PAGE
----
2023 was marked in Poland by a shrinking office development pipeline amid a continued focus on the optimisation of office footprints and overall office running costs. It was also another year in which both tenants and developers faced relatively high office fit-out costs. In addition, high borrowing costs were a drag on expansion, with caution being a key theme characterising the Polish office market.
New office supply in Warsaw for the whole of 2023 is unlikely to surpass 70,000 sqm, the lowest level in the history of the Warsaw market, while regional cities continue to see more and more office completions. The volume of office stock under construction in Poland’s key regional city markets has notably declined – at the end of 2023 it will reach approximately 350,000 sqm, down by nearly 40 percent in 2022 and by almost 70 percent from nearly 1.1 million sqm in the peak year of 2017.
The Polish office market is expected to exceed the 13 million sqm mark in 2024, with regional cities surpassing Warsaw in terms of the total stock of modern office space. However, with 3.33 sqm per inhabitant, Warsaw leads the way for office space saturation, followed by Katowice (2.68 sqm per inhabitant), Krakow (2.21 sqm per inhabitant) and Wrocław (2.01 sqm per inhabitant). Saturation rates in other cities remain below 1.5 sqm per inhabitant, the lowest being in Szczecin and Lublin – 0.48 sqm and 0.67 sqm per inhabitant respectively.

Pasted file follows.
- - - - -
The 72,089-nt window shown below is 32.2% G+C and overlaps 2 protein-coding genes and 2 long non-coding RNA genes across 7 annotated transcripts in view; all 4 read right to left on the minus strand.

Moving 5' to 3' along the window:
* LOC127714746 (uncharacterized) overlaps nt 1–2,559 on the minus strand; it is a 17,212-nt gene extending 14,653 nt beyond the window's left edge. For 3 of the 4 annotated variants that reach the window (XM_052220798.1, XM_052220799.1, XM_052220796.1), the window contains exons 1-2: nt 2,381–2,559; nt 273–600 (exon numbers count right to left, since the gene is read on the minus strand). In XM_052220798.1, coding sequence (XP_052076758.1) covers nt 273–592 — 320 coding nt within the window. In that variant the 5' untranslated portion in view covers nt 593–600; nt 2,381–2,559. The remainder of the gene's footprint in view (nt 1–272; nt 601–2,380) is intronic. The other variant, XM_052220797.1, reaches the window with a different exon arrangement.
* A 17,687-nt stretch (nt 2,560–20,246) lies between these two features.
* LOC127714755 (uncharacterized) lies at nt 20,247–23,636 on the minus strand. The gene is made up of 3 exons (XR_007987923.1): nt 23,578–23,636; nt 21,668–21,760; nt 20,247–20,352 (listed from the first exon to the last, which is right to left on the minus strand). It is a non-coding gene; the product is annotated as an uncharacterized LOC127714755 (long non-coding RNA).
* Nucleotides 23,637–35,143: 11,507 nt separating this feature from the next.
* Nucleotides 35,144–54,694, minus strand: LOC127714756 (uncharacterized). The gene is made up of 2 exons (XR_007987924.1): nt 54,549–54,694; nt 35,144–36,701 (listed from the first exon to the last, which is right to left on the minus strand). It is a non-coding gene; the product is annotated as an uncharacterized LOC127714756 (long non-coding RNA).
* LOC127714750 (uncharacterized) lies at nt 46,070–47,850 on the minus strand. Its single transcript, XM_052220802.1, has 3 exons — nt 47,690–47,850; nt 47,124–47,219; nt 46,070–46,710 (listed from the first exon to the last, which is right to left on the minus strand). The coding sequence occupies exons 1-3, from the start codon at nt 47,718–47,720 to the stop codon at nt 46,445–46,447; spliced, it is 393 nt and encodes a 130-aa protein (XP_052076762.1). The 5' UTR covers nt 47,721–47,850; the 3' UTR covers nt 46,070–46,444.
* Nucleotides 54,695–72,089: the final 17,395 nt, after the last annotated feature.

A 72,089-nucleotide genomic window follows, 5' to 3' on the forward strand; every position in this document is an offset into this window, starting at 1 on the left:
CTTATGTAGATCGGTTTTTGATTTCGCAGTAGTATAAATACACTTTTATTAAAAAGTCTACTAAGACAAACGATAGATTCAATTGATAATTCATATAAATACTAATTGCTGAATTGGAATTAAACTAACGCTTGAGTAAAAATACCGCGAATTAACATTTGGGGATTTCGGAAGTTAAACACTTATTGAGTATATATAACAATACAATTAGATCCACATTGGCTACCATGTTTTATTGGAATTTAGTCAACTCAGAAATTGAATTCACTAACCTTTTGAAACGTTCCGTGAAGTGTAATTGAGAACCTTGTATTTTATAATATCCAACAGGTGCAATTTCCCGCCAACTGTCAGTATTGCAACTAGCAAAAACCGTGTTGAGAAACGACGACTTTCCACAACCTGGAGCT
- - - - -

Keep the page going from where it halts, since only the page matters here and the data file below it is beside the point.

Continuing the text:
Leasing activity remains at a relatively stable level. 2023’s total take-up in Poland’s nine key regional city office markets is expected to hit around 1.5 million sqm, which will be comparable with 2022’s volume. Due to the adaptation of offices to the requirements of hybrid working patterns, companies are no longer leasing extra space just in case while the ongoing optimisation has caused the average deal size to shrink. Occupier activity in 2024 will largely depend on the overall macroeconomic situation and corporate policies on expansion or cost-cutting.
In 2023, office vacancies in regional cities set a new high of over 1.1 million sqm in existing office buildings, while Warsaw saw its vacancy rate edge down, especially in prime locations. With development activity slowing down in the regions, regional city vacancy rates will enter a downward trajectory in 2024, but at different times during the year.
2024 is expected to see a continuation of and a stronger focus on optimisation, a flight to quality and ESG compliance. In addition to optimising offices, tenants will be increasingly targeting well-connected office buildings with high ESG credentials in prime locations providing easy access to numerous amenities and services both in a building and its vicinity. For many buildings that do not meet these standards, 2024 is likely to mark a turning point in their future role. It will be a year of refurbishments and repurposing of older office stock – time will tell.
Author: Anna Szymańska, Head of the Office Department at Newmark Polska